To be frank, I am not the ideal audience member for 99% of current, indie female singers. I most often find myself being sent into the inevitable insulin shock at the sound of their cliché chorus’, over the top emotional love ballads and Fran Drescher sounding voices—(nothing against Fran, but it’s a voice that should not be in song). So, hold on to your country hats, and hold on for a game-changer that gets you excited about indie music again; and not just indie music, but indie music with a strong, feisty female lead. Meet Deanna Brown, who is a female with real talent, real songs, a real voice and the one with real legs; in other words, the one with staying power.
Deanna Brown hails from Kentucky, the Bluegrass State, (not named because of the music, but because the fertile soil makes the grass appear blue). It is a state filled with expansive rivers, immense parks, tons of wildlife and the longest cave system in the world, Mammoth Cave. At the age of five, Deanna’s mother had her try out for a singing part in an Oscar Meyer Bologna commercial. Although she wasn’t selected, it was a love affair at first sight between Deanna, singing and the camera. She began writing words to instrumental Christian music and recording them into a karaoke style machine. From there she began singing in school choirs, talent shows and local fair competitions. In the years 2002, 2004 and 2008, she participated in the television program American Idol, where she wowed the judges with a sultry rendition of Otis Redding’s Sittin’ on the Dock of the Bay, and she made it to the finals.
Today, we find Deanna, nestled away in the tropical climate, perfectly baked US Virgin Islands. But she has not exactly been ‘sittin’ on the dock of the bay’. A year after Idol, she inked her first record deal with Ocean Records and released Traveler, her debut album. It was a bluesy, thought provoking piece of work, which firmly planted her voice, her sound and her sentiment in the hearts of fans, new and old. “The type of music I write chooses me,” she says, her Kentucky drawl hanging loosely in the air. “The framework for my musical style was developed by growing up in Kentucky and listening to soulful southern rock. Somewhere around high school, in the late 90′s, I discovered Fiona Apple and Alanis Morissette. These ballsy women showed me how to find my voice.”
And finding her voice is exactly what she’s done. Her latest release, The Plunge, amplifies the elements that made Traveler so alluring. “Traveling and immersing myself amidst eclectic musicians has given me the ability to write artsy songs as well as radio friendly pop numbers,” she says. The Plunge plays like a Greatest Hits album, waiting for us to discover our next favorite song. It’s extraordinarily assured, polished and highly appealing. And in the album, you hear hints of her influences; coupled with her own strength as an artist and musician, she creates a sound that is uniquely and authentically her own. “My influences include musicians such as Fiona Apple, Alanis, Jewel, PJ Harvey, Sheryl Crow, Bonnie Raitt, Coldplay and Radiohead,” she says. “Also, many of my favorite books and movies have influenced strong feelings and have turned into songs for me. Some of those are Crime and Punishment, If You Have to Cry, Go Outside, Anna Karenina and movies like The Notebook and True Romance.” It also helps that some of Deanna’s favored song topics include; Leaving, Traveling, Living Life to the Fullest, Taking the Plunge, Rediscovering Oneself, Love Won and Love Lost.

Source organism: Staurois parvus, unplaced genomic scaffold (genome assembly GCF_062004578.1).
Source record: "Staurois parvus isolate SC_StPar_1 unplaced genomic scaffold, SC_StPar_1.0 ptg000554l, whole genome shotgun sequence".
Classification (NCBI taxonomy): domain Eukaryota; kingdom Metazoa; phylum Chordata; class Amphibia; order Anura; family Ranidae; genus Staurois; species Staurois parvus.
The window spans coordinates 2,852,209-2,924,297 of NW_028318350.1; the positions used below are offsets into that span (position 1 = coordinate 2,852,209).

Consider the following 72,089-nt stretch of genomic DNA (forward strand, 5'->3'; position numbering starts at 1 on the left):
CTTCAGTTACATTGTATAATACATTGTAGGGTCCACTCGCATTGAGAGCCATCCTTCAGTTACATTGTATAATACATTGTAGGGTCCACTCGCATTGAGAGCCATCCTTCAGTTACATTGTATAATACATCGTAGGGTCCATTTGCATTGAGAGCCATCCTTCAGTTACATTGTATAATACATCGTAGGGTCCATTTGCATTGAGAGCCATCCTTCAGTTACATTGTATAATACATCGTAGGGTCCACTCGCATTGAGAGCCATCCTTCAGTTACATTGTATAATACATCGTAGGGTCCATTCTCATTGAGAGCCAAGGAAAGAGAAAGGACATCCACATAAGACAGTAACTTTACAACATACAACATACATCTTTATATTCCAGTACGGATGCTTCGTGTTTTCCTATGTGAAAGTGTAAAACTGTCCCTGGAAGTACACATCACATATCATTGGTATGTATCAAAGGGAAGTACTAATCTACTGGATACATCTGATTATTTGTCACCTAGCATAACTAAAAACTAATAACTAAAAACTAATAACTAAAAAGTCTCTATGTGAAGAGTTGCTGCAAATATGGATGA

And as the notoriety of Idol, gathers dust in her rearview mirror, Deanna faces the challenges and rewards of being an independent artist on a daily basis. “Some of the benefits of being an indie artist are having full control over the creative process,” she says. “You are involved in every aspect of getting a song written and recorded; being aware of the massive amount of behind the scenes work that goes into making music, getting to connect one on one with fans and being able to sell your merchandise independently.” It is a double edged sword. “Some disadvantages include not fully knowing where to start when you are first getting your name out there, keeping up momentum and not letting yourself think one or two goals getting reached is going to propel you for an extended amount of time, and having every decision come down to you (although great sometimes) can be overwhelming at times too. Don’t get frustrated. Don’t give up.”
Deanna is a seasoned road veteran, once again gearing up for a tour next month. She knows what it takes to cultivate a loyal following and have her audience invest, now and in the future. In her trademark, down home charm, the sort of charm that makes you expect a freshly baked apple pie, she concludes with—well, that trademark down home charm. “Stories and emotions have been passed through music for generations and we all seem to relate to at least some genre of music or another, even if we don’t understand what’s being said sometimes. That to me is awesome and I’m incredibly lucky to be able to share my little personal vignettes with the world. Thank you.” And we thank you for sharing them with us.
Vixen of Vocabulary who likes to wax poetic about the world of street art, music,busking and all things indie. She has earned two college degrees, traveled extensively and written three books. She is currently finishing the multi-media project, The Noise Beneath the Apple Art-Style Book, to be released in NYC, Spring 2013.